Let's Make Robots!

Leo 1.2

Leo navigates around a room autonomously avoiding walls and other objects.

Why Leo 1.2?

I decided to name this robot Leo in honor of one of my heroes, Leonardo da Vinci. Plus, I thought it was a really cool name for a robot! I called him Leo 1.2 because I actually designed him and started working on him 3 years ago (Leo 1.0). Then life got busy and I put it aside for a while. I picked it up again about a year ago and worked a little (Leo 1.1), but I boxed him up for a move and all but forgot about the project. Finally, I decided to buckle down and finish him (Leo 1.2) and this is the robot I'm presenting here.

Scope

I wanted to build an autonomous roaming robot that avoids objects using an ultrasonic sensor. I also wanted it to be small; something that could roam around the house. I've built several kit bots before, but this time I wanted to build something completely from scratch using inexpensive parts and my own ideas.

Leo's Brain

I selected the Parallax Basic Stamp HomeWork Board (USB) because it was cheap and easy to program. Also, at the time I started designing him 3 years ago, it was a very popular chip. If I was starting over today, I would probably use an Arduino.

Leo's Head and Eyes 

I selected the PING))) Ultrasonic Distance Sensor because it integrates easily with the Basic Stamp Homework board and it's transmitter and receiver  look like eyes on a face. I attached the Ping sensor to a standard servo that allows him to turn his head left and right.

Leo's Body

I decided to use 3 CDs for Leo's body. I stacked the CDs in 3 layers using 2" spacers between them. The bottom layer contains the servos and wheels on one side and a 6 volt battery pack on the other. The middle layer contains the Basic Stamp Homework board and the top layer supports the green and red LEDs and the Ping sensor.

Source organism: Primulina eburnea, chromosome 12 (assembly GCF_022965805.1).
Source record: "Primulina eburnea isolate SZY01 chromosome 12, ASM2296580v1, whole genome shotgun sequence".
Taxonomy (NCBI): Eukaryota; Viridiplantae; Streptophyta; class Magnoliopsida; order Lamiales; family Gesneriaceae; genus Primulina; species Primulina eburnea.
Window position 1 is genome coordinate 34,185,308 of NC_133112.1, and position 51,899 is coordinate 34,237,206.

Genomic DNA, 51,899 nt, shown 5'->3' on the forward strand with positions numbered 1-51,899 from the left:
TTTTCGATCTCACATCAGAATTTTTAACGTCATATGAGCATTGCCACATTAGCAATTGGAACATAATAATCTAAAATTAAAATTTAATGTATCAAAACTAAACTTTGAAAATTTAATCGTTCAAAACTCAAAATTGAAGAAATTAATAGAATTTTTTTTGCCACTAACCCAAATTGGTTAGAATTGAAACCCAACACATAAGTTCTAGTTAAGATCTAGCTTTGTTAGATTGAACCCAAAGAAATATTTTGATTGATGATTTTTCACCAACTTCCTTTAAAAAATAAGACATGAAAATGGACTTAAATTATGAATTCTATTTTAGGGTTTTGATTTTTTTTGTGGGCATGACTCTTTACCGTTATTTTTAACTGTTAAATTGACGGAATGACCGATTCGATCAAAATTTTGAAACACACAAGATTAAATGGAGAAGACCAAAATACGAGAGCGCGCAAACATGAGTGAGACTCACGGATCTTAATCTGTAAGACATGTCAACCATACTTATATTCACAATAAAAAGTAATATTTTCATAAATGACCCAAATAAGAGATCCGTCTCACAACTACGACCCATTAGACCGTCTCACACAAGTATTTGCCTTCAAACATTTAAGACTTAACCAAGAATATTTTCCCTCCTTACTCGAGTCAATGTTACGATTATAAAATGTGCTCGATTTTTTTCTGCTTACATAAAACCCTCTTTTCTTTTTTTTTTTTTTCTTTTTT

Leo's Behavior

  • Moves forward looking straight ahead (green LED blinks to indicate clear path)
  • If he senses an object in his path, he should stop and look to the right. (red LED blinks to indicate blocked path)
  • If the path right is clear, he should turn right and continue moving forward.
  • If the path right is blocked, he should look left.
  • If the path left is clear, he should turn left and continue moving forward.
  • If both left and right paths are blocked, he should turn completely around.
  • If his path is clear after turning around, he should continue moving forward.
  • If his path is still blocked after turning around, he will beep 3 times and then shut down.

 

Construction

Let's Get Started!

Let's Get Started! These are all the parts and pieces of Leo before I gave him life.

Drilling CDs

Drilling holes for spacers, wires, motor mounts, etc.

All 3 CD drilled and ready

All 3 CDs drilled and ready.

Bottom Layer

Layed out the parts for the bottom layer. I used servos for left and right wheels and casters for front and back.

Bottom Layer Assembled

Assembled Bottom Layer

Added 6v Battery Pack

Added 6v Battery Pack

Second Layer Mounted. Ready for his brain!

Second Layer Mounted. Ready for his brain!

Mounted the HomeWork Board

Mounted the HomeWork Board

Leo is coming to life!

Leo is coming to life!

Here's Leo!

Here's Leo!

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Triple decker cd's gotta love it! Great Job! I also afree qwith Dan about the Picaxe chips I love those chips.

Yeah, CDs are great. You can make lots of mistakes! I wish I still had a stash of those AOL discs from the past...

In my stack of old discs, I am pretty sure I have some old AOL discs towards the bottom of the stack. (Shows how long I've been saving them.)

 

I like that too. I was especially interested that you put old CDs/DVDs to work as building material. (I have a large stack of them saved with that same idea in mind for their future.)

I like the humor you introduced, concerning early failures.

The only thing I wondered at was when you mentioned the basic stamp being "cheap".  As an old retired dude, I tend to think of inexpensive as $10 or less, not $50. That's why I've been buying the picaxe chips.  Even the 28x2 is around $10 and they program using a version of basic.

Yeah the CDs worked great for Leo, but you have to be careful drilling them. They tend to split pretty easily. I guess cost is relative. I was comparing it to the cost of the Propeller board at the time (3 years ago). Plus, I've actually found a few Basic Stamps on eBay at a discounted price.

Cheers!

Leo looks good :) Your video was fun to watch.

Glad you liked it!

Very good robot! Like it!! :)

Thanks, Reo! I appreciate the feedback!

Good job! I like it!